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School me on food manufacturer expiration dates

Discussion in 'Survival/Preparedness Forum' started by glockeglock, Mar 2, 2012.


  1. glockeglock

    glockeglock
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    #1 glockeglock, Mar 2, 2012
    Last edited: Jun 25, 2012
  2. kirgi08

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    Those dates are kinda generous,as ta some of your choices,get tuna packed in oil it stores longer.'08.
     

  3. glockeglock

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    #3 glockeglock, Mar 2, 2012
    Last edited: Jun 25, 2012
  4. quake

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    Never completely understood the "why" of it, but even though oils typically don't store well, tuna in oil supposedly does. Don't understand it, and frankly not personally convinced it's true, but it seems to be commonly accepted; so I may be completely wrong to not trust it. Personally, it's tuna in water for us, but I can't say it's necessarily the best choice.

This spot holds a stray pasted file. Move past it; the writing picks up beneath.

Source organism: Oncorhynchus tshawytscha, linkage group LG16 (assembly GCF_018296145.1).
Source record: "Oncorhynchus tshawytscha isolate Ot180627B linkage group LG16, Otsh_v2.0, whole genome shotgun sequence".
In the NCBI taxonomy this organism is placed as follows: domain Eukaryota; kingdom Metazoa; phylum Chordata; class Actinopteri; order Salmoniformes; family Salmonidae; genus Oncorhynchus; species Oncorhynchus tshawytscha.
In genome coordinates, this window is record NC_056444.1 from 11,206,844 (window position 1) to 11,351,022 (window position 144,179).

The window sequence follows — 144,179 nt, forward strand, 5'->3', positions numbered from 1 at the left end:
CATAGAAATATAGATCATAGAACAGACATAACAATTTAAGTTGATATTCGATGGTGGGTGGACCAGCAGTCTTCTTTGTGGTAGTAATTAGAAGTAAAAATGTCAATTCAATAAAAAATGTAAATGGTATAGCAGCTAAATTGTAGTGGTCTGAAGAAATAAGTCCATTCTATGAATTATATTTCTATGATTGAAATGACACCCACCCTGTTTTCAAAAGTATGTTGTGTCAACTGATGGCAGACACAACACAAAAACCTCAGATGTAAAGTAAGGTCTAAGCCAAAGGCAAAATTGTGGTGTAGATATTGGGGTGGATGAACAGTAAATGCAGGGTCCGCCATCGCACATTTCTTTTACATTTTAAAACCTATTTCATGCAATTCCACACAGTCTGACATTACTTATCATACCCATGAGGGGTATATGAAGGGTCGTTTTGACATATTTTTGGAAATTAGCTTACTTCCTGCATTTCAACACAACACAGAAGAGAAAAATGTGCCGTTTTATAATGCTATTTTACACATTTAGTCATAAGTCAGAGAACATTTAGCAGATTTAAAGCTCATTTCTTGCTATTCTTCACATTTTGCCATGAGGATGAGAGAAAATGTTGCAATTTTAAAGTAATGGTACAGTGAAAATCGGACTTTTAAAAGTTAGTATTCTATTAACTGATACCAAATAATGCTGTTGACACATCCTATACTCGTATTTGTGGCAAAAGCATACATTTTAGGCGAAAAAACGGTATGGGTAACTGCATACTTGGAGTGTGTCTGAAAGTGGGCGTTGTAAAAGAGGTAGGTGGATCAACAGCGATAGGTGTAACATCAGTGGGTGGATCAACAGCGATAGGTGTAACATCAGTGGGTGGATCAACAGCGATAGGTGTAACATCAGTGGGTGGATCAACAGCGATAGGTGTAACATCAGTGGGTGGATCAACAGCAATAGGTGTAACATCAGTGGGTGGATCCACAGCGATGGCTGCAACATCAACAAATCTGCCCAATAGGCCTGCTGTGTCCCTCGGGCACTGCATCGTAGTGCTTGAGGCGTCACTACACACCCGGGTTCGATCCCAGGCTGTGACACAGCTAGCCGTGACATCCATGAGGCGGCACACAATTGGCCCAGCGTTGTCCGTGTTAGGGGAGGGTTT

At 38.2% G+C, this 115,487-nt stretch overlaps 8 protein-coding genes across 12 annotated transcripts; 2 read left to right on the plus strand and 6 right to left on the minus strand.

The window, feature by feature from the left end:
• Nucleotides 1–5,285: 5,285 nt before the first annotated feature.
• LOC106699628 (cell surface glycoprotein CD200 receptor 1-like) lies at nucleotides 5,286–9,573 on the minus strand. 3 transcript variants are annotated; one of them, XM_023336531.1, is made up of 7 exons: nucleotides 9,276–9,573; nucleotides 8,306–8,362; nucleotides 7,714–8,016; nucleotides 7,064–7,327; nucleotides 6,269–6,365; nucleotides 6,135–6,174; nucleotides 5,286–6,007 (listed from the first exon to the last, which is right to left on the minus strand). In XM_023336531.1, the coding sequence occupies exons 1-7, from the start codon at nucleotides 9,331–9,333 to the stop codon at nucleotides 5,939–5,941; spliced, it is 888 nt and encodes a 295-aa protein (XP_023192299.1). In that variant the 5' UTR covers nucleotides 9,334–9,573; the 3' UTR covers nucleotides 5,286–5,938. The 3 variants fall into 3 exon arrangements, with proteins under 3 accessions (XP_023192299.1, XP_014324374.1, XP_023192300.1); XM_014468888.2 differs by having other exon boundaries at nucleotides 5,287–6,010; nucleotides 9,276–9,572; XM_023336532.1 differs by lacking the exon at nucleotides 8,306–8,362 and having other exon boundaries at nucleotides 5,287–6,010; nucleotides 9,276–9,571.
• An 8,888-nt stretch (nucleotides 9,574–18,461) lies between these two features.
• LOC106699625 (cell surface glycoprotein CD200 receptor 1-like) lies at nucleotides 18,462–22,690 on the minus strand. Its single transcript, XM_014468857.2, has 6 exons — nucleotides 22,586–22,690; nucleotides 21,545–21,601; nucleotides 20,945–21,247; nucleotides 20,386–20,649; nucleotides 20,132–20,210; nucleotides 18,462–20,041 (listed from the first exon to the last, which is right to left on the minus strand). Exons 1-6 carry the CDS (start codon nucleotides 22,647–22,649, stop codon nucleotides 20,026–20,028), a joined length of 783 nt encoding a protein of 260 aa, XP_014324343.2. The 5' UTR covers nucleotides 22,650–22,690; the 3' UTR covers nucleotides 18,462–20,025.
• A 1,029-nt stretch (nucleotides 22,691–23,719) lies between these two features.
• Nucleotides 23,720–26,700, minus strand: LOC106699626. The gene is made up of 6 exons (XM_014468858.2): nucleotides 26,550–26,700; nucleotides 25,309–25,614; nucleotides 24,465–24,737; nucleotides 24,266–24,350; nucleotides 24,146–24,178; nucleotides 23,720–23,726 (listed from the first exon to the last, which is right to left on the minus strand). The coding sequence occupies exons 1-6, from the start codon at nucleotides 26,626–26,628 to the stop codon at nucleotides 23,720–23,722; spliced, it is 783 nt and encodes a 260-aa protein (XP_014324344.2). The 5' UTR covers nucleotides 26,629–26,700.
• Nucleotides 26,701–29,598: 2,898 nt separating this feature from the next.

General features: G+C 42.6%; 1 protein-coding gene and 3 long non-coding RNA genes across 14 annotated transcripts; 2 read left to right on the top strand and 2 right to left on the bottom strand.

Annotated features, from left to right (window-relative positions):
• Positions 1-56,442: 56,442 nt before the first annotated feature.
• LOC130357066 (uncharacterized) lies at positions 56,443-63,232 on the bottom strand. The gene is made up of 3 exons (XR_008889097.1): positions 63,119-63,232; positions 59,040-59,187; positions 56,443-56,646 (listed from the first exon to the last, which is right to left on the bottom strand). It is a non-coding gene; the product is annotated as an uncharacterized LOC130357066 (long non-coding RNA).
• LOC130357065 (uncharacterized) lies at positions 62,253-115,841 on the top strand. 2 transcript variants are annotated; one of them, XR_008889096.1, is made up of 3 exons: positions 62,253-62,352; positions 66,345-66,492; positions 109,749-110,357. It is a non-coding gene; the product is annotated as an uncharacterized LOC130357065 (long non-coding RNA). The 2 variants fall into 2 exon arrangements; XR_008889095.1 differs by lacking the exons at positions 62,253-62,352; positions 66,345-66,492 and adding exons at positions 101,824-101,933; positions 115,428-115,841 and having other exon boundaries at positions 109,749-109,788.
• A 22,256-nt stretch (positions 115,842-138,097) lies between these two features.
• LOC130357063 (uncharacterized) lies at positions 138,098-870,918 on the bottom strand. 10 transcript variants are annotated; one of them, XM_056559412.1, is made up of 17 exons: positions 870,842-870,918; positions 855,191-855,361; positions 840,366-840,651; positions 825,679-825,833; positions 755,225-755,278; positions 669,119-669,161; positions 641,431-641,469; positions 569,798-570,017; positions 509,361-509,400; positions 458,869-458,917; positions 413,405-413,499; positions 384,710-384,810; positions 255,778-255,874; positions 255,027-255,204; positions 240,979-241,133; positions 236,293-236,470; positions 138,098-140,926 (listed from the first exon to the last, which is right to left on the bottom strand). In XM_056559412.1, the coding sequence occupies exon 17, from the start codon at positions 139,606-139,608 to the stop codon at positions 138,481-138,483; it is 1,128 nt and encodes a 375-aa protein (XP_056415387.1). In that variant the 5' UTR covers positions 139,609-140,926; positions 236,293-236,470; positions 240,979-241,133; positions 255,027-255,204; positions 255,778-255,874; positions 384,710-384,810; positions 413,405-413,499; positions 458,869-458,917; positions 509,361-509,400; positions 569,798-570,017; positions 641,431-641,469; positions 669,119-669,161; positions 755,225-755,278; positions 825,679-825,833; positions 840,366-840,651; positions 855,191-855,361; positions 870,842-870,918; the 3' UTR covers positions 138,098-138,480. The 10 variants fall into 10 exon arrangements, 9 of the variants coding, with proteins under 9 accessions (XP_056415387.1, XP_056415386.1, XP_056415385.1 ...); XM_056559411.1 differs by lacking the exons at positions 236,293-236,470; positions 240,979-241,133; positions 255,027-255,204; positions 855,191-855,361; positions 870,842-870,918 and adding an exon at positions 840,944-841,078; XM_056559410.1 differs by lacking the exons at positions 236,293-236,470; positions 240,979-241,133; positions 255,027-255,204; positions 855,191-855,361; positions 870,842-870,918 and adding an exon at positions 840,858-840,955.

As far as dates overall (and I'm sure what kirgi08 meant by 'generous') is that they're VERY conservative. I and I'm sure others here, regularly eat things way past their dates. Not all things - some are bad juju if old. Mayo, most anything dairy, most oils, etc; bad medicine and potentially harmful if "too" old. But canned things like meats, vegetables, etc, are safe WAY beyond (years if not decades beyond) their posted "use by" dates. I've eaten canned fruit more than two years past "the date", and canned meat (ham & tuna both) more than four years past the dates, with no ill effects.

    Some things like vegetables & fruit will get mushy & unappealing, but they do that several years past "the date", and even then the threshold of "unsafe" hasn't yet been approached at that point.
     
  5. Bolster